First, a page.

There’s something special about New York: the setting for so many stories, the subject of so many songs. And while there’s a lot to be learned from other cities big and small, I’m also reminded of all that’s special about Downtown Jacksonville. The small-town charm, locally owned and operated businesses, the way the Florida sun reflects off the St. Johns, and the vast possibilities for a city starting to come into its own.

by: Admin in Placemaking No Comments  

Downtown Jacksonville can learn a lot about placemaking in public spaces by looking at two successful urban parks in Cincinnati, Ohio: Cincinnati’s Fountain Square and Washington Park.

Fountain Square (Photo courtesy of 3CDC)

Fountain Square is a park very similar in size to Downtown Jacksonville’s Hemming Plaza and was renovated in 2006. It is active space with tables, chairs, lunchtime crowds and events held every night throughout the summer. It is also the central gathering place for celebrations in Cincinnati including New Year’s and the “Light Up The Square” holiday event.

Another popular Cincinnati park, Washington Park, opened in August 2012. Washington Park is a grass park with a dog walk and a neighborhood feel, similar to Jacksonville’s Confederate Park.

Washington Park (Photo courtesy of 3CDC)

Each park was renovated at a cost of $50 million, which included the cost to construct parking garages under them. Both have annual budgets of approximately $2.5 million, which are spent on  security, programming, cleanliness, promotions and other activities. A major source of revenue comes from holding third-party events in these parks.

A Cincinnati Center City Development Corporation (3CDC) presentation given to the Urban Land Institute this fall provides great photos of Fountain Square and Washington Park. You can find the presentations at the links below:

Fountain Square Park presentation and photos

Washington Park photos presentations and photos

We believe both spaces provide great case studies for the reactivation and revitalization of Hemming Plaza. What improvements would you like to see made to Hemming Plaza?

by: Katherine Hardwick in Downtown Vision, Inc., Placemaking 1 Comment  

Inaugural Picnic in the Plaza

Our challenge in revitalizing Hemming Plaza is quite simply figuring out a way to bring more people to the Plaza.  And one of the best practices for bringing more people to a public space is programming through free or low cost activities and vendors. On a large scale, consistent year-round programming often takes dedicated management. But on a small scale, sustainable, low-cost, low-risk activities can help create a trend, as DVI proved last Friday.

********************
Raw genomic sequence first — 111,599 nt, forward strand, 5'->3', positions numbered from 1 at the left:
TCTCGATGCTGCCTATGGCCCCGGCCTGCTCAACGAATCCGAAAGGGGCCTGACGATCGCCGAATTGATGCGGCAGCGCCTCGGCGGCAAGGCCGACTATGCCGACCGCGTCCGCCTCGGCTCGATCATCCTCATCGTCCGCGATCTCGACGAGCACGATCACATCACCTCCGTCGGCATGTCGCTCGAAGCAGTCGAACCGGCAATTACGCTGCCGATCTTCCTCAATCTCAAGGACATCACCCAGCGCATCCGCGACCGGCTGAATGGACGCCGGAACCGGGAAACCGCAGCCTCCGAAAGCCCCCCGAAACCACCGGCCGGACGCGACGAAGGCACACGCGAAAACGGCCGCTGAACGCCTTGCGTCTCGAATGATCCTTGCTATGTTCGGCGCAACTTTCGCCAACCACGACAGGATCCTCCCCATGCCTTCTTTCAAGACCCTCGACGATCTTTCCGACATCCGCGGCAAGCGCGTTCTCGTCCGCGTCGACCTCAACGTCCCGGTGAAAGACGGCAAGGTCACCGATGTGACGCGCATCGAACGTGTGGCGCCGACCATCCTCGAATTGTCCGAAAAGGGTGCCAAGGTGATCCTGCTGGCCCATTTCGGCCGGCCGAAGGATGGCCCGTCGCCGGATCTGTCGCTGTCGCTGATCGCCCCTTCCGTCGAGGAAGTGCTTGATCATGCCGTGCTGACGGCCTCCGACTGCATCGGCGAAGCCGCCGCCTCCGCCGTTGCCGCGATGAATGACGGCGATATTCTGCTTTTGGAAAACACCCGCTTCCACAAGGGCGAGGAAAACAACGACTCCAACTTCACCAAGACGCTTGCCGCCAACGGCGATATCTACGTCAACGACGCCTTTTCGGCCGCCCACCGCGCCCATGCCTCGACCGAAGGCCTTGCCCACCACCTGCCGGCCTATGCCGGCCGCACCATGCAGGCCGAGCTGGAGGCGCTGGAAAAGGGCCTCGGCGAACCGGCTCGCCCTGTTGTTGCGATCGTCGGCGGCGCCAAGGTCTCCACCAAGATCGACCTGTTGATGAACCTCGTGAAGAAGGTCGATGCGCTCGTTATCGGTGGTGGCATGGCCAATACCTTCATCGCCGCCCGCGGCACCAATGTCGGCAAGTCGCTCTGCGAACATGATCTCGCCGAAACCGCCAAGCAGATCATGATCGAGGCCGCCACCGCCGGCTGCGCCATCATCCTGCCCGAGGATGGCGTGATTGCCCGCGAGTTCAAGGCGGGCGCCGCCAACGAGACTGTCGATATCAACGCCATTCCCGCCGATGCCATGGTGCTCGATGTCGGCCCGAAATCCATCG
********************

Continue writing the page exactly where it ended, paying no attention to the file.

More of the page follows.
The public space: Hemming Plaza, neighbor to City Hall, the Main Library and MOCA (Museum of Contemporary Arts), is known for its nuisance activity.  The challenge: spend little-to-no money to bring people out of the surrounding office buildings for lunch. The solution: Picnic in the Plaza, a Friday lunchtime pop-up gathering of friends and coworkers, open to all.

DVI set the date and time, gathered the basic supplies: camp chairs, picnic blankets and lawn games, secured a “to-go” special from a nearby restaurant and used personal e-mail invites and social media to spread the word. The “event” was “BYOP,” or “bring your own picnic.”

This grassroots gathering welcomed more than 100 people to the Plaza for lunch, including Mayor Brown and Councilman Brown. Based on the success, DVI’s staff has committed to continue the pop-up picnics each Friday, weather permitting for the foreseeable future. We hope you’ll join us.

View photos from the first Picnic in the Plaza here.

Please share your ideas for small ways to make a difference in our comment section.

by: Katherine Hardwick in Thought Leadership No Comments  

New York City’s Bryant Park—one of the most densely populated urban parks in the world today—provides an excellent case study for turning a declining public park into a neighborhood asset. One key element in bringing people to Bryant Park was the introduction of movable chairs. After observing how people use public spaces, the park’s management placed movable chairs in the park to give people a sense of empowerment, by allowing them to control their experience and sit wherever and in whatever arrangement they like.

Read more on the benefits of the movable chair here.

Moveable chairs can enhance park visitors’ experiences

by: Katherine Hardwick in Thought Leadership (2) Comments  

Market Square in Houston is among one of the most successful urban park renewal projects. Over the years, the Square transitioned from the city center’s historic district to a parking lot to a green area to art space, never having a real sense of purpose or welcoming. Yet in 2010, through collaboration and partnerships, the park was transformed. City government, local development groups, residents and property owners all came together and formed consensus on a plan for the park, designed to preserve its historical and artistic roots.

Project for Public Spaces was brought on board early in the process to lead the programming phase through a series of town hall meetings, focus groups and onsite evaluations. The City’s commitment to creating a focal point for the historic district and a sense of community by funding the entirety of the project is what allowed the project to move forward.

Today, a visitor can follow a black granite band through the park for a tour around the footprint of the old City Hall’s foundation. A rectangular lawn sits at the foundation’s center. The park’s cafe (selected through an RFP process) features outdoor seating and tables. Art and sculpture are abundant. And a crescent‐shaped dog run provides a welcoming place for dogs to play off-leash. The park is now brimming and bustling with friendly, safe, activity.

The key to the park’s event planning is partnerships. This enables the park to leverage events through collaborative planning, budgeting and co‐marketing. Events include a concert series, outdoor movies, dog training seminars, organized bike rides and historic and architectural tours. Special events are designed to drive traffic not only to the park, but also to the surrounding businesses.

Follow the transformation here.  Read the full case study here.